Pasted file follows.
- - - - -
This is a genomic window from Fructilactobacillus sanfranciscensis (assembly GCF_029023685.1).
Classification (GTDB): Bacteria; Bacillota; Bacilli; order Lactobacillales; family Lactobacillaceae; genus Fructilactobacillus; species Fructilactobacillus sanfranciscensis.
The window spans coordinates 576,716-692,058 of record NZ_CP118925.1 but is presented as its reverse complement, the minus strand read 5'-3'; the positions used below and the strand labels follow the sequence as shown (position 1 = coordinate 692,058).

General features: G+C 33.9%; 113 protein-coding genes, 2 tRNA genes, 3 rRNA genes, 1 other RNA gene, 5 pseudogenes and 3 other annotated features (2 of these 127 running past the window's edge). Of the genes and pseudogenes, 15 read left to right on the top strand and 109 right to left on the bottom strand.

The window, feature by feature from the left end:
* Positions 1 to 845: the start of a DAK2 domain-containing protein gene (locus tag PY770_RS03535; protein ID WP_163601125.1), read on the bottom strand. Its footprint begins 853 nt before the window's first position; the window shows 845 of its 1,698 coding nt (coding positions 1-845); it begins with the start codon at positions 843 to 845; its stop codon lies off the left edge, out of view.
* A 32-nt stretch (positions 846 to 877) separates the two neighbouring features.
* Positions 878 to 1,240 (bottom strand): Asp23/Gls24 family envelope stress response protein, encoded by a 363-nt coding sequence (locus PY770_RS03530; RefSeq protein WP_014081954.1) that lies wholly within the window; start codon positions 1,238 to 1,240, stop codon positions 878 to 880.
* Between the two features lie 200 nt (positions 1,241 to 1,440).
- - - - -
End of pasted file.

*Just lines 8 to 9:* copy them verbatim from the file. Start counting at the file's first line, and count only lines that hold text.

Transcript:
* Positions 878 to 1,240 (bottom strand): Asp23/Gls24 family envelope stress response protein, encoded by a 363-nt coding sequence (locus PY770_RS03530; RefSeq protein WP_014081954.1) that lies wholly within the window; start codon positions 1,238 to 1,240, stop codon positions 878 to 880.
* Between the two features lie 200 nt (positions 1,241 to 1,440).